April 12, 2017

Professor, who are you?


Who is my professor? That is one of the not-great mysteries of American undergraduate education. It’s a not-great mystery because students rarely seek the answer. They don’t find professors remotely mysterious. They could just as well go to their reward without having devoted as much as one independent thought to some over-thirty rando lecturing them about “discursivities.”

There is, however, one instance in which students are acutely curious about professorial identity. When an instructor fails to appear for class, undergraduates swing into action and discuss among themselves whether and when they can leave. Although traditions vary from institution to institution, the typical protocol goes like this: before they exit the classroom they must wait ten minutes for an adjunct, fifteen for a full professor.

My informants report that these tense deliberations about the “late rule” always conclude after nine minutes. Bounding down the stairs on their way out of class, the students continue their disagreements about whether the instructor is an adjunct or a full professor, but in a spirit of civic engagement and good cheer.

Other than that, college kids have little interest in figuring out who’s who within the academic pecking order. They wouldn’t know a provost from a post-doc, an emeritus from an adjunct. Much of this has to do with the fact that the professor-student encounter has in recent decades become increasingly transactional. Students take a class in order to attain credits. Students take a class because of a specific subject. The coruscating intellect of a savant, her bravura riffs, her hot takes on the latest news, I regret to say, are not usually the reason students take a class.

As for us liberal arts professors, we increasingly don’t know who we are either. Used to be that a philosopher or sociologist or art historian had a certain dignity, a standing within the comity of professions.  Sure, we weren’t wealthy like those folks sitting on the Board of Trustees in their banker stripes. But the institution of tenure endowed us with lifetime job security — security that we converted into the currency of extreme condescension. We pranced around the quad for a few decades mouthing the following: You, Mr. Banker Man, will live large, devalue knowledge(s), and one day run afoul of the SEC; we, by contrast, will master our texts, publish our articles, smarten up a few generations of youth, and glide into a cozy 401K-endowed retirement, our souls gilded by the wisdom we gleaned along the way.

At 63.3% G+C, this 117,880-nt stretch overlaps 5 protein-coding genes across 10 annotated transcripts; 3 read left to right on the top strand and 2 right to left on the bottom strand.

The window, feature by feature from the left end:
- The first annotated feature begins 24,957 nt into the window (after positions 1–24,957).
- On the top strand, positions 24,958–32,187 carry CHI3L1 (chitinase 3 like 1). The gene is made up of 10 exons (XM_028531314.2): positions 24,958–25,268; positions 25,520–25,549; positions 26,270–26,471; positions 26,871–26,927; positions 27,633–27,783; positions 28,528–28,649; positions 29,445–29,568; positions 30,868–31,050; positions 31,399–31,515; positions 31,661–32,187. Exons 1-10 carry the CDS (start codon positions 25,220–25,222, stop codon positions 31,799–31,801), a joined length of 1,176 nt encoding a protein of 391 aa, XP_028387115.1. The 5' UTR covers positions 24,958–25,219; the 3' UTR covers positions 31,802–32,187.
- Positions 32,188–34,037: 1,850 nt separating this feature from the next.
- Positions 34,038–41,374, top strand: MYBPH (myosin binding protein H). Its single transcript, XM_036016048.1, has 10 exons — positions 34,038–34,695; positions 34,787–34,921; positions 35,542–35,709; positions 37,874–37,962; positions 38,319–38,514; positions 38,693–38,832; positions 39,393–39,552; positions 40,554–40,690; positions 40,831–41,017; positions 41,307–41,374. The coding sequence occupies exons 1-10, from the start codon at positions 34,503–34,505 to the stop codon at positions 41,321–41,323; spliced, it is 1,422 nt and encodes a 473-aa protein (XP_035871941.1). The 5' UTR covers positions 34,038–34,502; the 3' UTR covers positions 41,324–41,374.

Well, it’s hard for us to maintain that lofty narrative anymore. American professors have experienced a crisis of employment unlike any seen in the recent history of higher education. The institution of tenure has fallen into disrepair. The reasonably paying, lifetime jobs that once were a scholar’s recompense for nearly two decades of study, research, and publication have gone the way of music videos. When a tenure-track position does open up, hundreds, even thousands, of PhDs will send in their hefty CVs. Those who don’t snag the job will labor as what are called “adjuncts” or “contingent faculty.”

So who are we in 2017? A broke-down palace. A guild of “haves” (the twenty-five percent or so of professors on the tenure line), and “have nots” (all the rest, numbering more than one million people). Scholars so stressed by the demand to produce research that we couldn’t focus on undergraduate education even if we wanted to. Experts lecturing about “discursivities” to an indifferent crowd.



Jacques Berlinerblau teaches at Georgetown University, has written many books, and is an editor for the journal Philip Roth Studies. His newest book, Campus Confidential: How College Works, or Doesn’t, for Professors, Parents, and Students was published by Melville House in June 2017. Follow him on Twitter!